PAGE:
Return to Indochina; Thailand: the domino that didn't fall
(Page 2 of 4)
In foreign affairs, Thailand may actually have benefited, in some ways, from having the Vietnamese Army push right up to its border. The country has had to cope with a major refugee problem. But international agencies working in that field have brought to Thailand a major infusion of spending.Skip to next paragraph
Subscribe Today to the Monitor
The perception that there is a Vietnamese threat has helped bring together the five nations in the Association of Southeast Asian Nations (ASEAN), in which Thailand plays an important role. The withdrawal of American military forces from Thailand at the end of the Vietnam war has helped to concentrate Thai minds.
The United States, in the meantime, has reaffirmed its pledge to come to the aid of Thailand should it be threatened by outside force. But that has apparently not been enough for the Thais, and they have picked up what amounts to an additional security guarantee from China. The Chinese have indicated that should Vietnam attack Thailand, China would once again attack Vietnam.
It was only some 15 years ago that China was in the business of promoting a guerrilla war against Thailand. But the pragmatic leaders in Peking are interested mainly in one thing these days -- making friends in the region who can help them counter the Soviet Union and its friends in the region.
The Chinese have cut their support for the Communist Party of Thailand, thus making Thailand safer from guerrilla war. Some of the oil China used to ship to Vietnam now goes to Thailand.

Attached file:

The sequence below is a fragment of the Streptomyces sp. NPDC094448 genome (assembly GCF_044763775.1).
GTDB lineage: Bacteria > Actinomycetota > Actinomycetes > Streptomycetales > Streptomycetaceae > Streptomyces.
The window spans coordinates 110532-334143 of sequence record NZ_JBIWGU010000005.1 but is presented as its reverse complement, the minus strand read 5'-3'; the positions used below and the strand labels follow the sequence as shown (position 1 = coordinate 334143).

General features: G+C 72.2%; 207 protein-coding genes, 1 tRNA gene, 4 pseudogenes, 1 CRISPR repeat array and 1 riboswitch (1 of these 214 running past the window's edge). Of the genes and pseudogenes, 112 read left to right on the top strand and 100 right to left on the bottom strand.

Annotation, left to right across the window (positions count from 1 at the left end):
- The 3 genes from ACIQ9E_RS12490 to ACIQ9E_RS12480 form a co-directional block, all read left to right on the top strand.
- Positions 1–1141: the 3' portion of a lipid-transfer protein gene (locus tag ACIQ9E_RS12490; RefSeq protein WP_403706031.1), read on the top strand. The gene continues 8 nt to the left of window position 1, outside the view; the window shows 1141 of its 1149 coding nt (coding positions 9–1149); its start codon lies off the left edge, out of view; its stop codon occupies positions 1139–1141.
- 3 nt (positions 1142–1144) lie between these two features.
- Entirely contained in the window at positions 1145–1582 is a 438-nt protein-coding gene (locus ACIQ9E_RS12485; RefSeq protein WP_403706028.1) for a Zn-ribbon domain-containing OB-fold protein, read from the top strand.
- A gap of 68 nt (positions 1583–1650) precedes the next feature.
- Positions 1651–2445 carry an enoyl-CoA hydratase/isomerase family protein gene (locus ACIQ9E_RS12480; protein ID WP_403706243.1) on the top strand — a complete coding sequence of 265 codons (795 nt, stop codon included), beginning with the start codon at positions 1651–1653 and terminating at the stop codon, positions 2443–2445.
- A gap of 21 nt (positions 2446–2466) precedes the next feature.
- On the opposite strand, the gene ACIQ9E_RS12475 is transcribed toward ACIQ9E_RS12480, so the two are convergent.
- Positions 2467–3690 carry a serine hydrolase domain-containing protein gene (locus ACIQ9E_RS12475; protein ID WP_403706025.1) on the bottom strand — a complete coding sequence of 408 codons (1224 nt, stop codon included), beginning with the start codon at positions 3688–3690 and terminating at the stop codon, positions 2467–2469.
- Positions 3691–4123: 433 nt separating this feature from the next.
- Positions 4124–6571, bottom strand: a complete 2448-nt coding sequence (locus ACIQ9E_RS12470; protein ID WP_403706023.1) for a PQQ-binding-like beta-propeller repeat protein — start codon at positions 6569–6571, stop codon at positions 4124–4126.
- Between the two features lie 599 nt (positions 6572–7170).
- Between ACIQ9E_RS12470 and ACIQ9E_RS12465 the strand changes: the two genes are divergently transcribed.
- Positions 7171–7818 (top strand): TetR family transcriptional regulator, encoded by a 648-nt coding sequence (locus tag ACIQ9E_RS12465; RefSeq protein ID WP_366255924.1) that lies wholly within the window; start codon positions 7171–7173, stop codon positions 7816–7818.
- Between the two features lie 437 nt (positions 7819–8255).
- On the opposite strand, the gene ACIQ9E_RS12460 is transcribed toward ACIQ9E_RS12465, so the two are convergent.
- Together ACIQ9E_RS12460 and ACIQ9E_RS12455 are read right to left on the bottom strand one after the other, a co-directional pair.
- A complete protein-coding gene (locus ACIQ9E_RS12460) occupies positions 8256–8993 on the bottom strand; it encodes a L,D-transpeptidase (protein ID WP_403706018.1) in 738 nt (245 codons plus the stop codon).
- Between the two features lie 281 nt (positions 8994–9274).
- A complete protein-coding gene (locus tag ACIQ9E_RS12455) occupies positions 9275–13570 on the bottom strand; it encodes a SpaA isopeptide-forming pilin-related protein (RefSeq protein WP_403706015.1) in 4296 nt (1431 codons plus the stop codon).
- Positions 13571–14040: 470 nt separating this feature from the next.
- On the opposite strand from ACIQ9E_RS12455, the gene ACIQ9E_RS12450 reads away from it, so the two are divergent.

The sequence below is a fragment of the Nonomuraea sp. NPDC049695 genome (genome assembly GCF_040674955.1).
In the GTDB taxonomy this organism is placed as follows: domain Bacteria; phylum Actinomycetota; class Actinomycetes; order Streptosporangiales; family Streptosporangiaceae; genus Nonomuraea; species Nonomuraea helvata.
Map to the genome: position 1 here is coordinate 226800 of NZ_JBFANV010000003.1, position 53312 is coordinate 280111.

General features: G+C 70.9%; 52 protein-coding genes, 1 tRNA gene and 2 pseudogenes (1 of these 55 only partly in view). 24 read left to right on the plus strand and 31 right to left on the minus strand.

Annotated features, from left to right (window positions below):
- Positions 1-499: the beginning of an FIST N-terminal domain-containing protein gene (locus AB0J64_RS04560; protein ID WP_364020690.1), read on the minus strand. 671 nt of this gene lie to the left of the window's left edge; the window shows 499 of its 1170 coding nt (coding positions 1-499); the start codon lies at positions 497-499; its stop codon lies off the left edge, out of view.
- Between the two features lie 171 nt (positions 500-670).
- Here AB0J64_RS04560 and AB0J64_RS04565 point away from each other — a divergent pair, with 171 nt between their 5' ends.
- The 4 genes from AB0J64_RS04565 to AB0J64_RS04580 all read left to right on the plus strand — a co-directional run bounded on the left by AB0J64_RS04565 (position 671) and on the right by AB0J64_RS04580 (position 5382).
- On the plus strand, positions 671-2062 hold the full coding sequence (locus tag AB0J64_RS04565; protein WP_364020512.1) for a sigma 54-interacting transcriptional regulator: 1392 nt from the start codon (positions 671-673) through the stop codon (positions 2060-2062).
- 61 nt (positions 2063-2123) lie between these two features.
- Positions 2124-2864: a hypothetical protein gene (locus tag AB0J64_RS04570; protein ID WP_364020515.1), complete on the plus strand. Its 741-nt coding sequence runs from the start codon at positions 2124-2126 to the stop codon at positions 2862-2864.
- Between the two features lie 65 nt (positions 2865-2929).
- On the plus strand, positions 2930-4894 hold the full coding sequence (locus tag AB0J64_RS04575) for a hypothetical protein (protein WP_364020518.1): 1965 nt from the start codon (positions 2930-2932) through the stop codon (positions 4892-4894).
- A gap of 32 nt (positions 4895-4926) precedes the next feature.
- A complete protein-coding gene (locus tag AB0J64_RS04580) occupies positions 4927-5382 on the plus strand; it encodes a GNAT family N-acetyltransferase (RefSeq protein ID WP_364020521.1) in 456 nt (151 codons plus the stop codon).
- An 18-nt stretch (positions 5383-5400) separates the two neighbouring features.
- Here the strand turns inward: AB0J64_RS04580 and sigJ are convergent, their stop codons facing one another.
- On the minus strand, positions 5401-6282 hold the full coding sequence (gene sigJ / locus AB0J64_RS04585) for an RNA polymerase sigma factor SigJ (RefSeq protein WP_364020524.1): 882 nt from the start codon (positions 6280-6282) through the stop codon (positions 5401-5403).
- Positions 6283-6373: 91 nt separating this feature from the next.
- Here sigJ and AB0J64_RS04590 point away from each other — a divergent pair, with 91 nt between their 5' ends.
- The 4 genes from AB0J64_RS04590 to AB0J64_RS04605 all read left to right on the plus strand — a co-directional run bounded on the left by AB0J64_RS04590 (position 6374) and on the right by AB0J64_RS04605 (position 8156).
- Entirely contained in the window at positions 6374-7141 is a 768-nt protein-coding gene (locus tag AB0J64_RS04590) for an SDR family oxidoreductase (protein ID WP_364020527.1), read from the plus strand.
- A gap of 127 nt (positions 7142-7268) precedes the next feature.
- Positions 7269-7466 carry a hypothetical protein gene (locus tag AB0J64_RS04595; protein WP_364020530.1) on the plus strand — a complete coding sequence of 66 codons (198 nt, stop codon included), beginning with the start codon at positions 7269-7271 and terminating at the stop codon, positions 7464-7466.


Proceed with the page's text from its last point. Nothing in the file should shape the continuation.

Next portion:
The Thais, for their part, have let China ship weapons through Thailand to the Khmer Rouge forces fighting the Vietnamese in neighboring Kampuchea.
''Who would have imagined in 1970 that by 1980, the US, China, and the Thais would be lined up together against Vietnam?'' asked a pleased American diplomat.
''The elements of Thai foreign policy are fairly simple,'' said a Western political scientist with long experience in Thailand. ''First, find out who is going to win and get on their side. Second, find somebody else to pay the bills.
''This analyst went on, ''The Thais have made the judgment that the Vietnamese are never going to make anything of themselves as a country because they are so internally divided. The stalemate in Cambodia has been favorable to the Thais, not to Vietnam.
''Vietnam's options against Thailand appear for the moment to be limited. Vietnam has its hands full trying both to suppress the Khmer Rouge and to defend itself against Asia's colossus, Communist China.
A decades-old pattern of rivalry between Thailand and Vietnam has, meanwhile, asserted itself. In an effort to keep the heat on Vietnam, Thailand has played a key behind-the-scenes role in attempting to bring together Khmer factions opposed to the Vietnamese.
On the domestic political front, Thailand has handled itself less adroitly. In April of last year, young Army colonels seized Bangkok in an abortive coup. King Bhumibol Adulyadej and Queen Sirikit opposed the coup, and that helped break it up.
It was not the first time that the royal family had intervened in politics. But each time the sovereigns enter that imperfect world, their standing as symbols of national unity is jeopardized.
The royal image has been sinking of late, at least in the gossipy city of Bangkok, partly because of the crown prince's peccadilloes and partly because of the Queen's alleged involvement in securing promotions for favored Army officers.